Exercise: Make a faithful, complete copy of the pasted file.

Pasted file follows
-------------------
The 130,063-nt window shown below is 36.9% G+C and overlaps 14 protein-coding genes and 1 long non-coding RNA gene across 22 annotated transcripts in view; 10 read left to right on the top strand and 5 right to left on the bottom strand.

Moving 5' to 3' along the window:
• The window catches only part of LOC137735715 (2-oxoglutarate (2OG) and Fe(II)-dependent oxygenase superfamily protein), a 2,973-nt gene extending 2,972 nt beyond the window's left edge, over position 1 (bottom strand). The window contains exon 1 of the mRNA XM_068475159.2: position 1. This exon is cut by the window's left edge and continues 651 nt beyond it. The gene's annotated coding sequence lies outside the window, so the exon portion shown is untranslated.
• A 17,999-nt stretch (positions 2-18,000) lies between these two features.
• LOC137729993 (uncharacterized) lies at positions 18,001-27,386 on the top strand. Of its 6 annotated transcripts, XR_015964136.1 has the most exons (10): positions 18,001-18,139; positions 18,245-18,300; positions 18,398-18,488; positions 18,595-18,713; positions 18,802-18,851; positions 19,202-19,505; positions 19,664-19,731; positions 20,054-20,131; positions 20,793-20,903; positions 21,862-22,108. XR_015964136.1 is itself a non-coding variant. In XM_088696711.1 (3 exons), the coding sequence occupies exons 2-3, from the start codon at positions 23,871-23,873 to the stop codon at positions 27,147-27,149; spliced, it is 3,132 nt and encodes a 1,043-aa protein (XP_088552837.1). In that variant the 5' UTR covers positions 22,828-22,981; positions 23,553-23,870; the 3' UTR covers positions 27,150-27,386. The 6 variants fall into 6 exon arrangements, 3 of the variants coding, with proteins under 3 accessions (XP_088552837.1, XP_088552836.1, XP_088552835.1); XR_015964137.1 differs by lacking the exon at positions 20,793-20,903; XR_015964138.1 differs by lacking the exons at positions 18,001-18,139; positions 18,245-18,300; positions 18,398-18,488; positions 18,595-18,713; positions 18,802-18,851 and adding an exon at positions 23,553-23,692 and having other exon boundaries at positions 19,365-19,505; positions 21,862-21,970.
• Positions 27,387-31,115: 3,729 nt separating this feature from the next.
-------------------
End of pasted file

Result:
The 130,063-nt window shown below is 36.9% G+C and overlaps 14 protein-coding genes and 1 long non-coding RNA gene across 22 annotated transcripts in view; 10 read left to right on the top strand and 5 right to left on the bottom strand.

Moving 5' to 3' along the window:
• The window catches only part of LOC137735715 (2-oxoglutarate (2OG) and Fe(II)-dependent oxygenase superfamily protein), a 2,973-nt gene extending 2,972 nt beyond the window's left edge, over position 1 (bottom strand). The window contains exon 1 of the mRNA XM_068475159.2: position 1. This exon is cut by the window's left edge and continues 651 nt beyond it. The gene's annotated coding sequence lies outside the window, so the exon portion shown is untranslated.
• A 17,999-nt stretch (positions 2-18,000) lies between these two features.
• LOC137729993 (uncharacterized) lies at positions 18,001-27,386 on the top strand. Of its 6 annotated transcripts, XR_015964136.1 has the most exons (10): positions 18,001-18,139; positions 18,245-18,300; positions 18,398-18,488; positions 18,595-18,713; positions 18,802-18,851; positions 19,202-19,505; positions 19,664-19,731; positions 20,054-20,131; positions 20,793-20,903; positions 21,862-22,108. XR_015964136.1 is itself a non-coding variant. In XM_088696711.1 (3 exons), the coding sequence occupies exons 2-3, from the start codon at positions 23,871-23,873 to the stop codon at positions 27,147-27,149; spliced, it is 3,132 nt and encodes a 1,043-aa protein (XP_088552837.1). In that variant the 5' UTR covers positions 22,828-22,981; positions 23,553-23,870; the 3' UTR covers positions 27,150-27,386. The 6 variants fall into 6 exon arrangements, 3 of the variants coding, with proteins under 3 accessions (XP_088552837.1, XP_088552836.1, XP_088552835.1); XR_015964137.1 differs by lacking the exon at positions 20,793-20,903; XR_015964138.1 differs by lacking the exons at positions 18,001-18,139; positions 18,245-18,300; positions 18,398-18,488; positions 18,595-18,713; positions 18,802-18,851 and adding an exon at positions 23,553-23,692 and having other exon boundaries at positions 19,365-19,505; positions 21,862-21,970.
• Positions 27,387-31,115: 3,729 nt separating this feature from the next.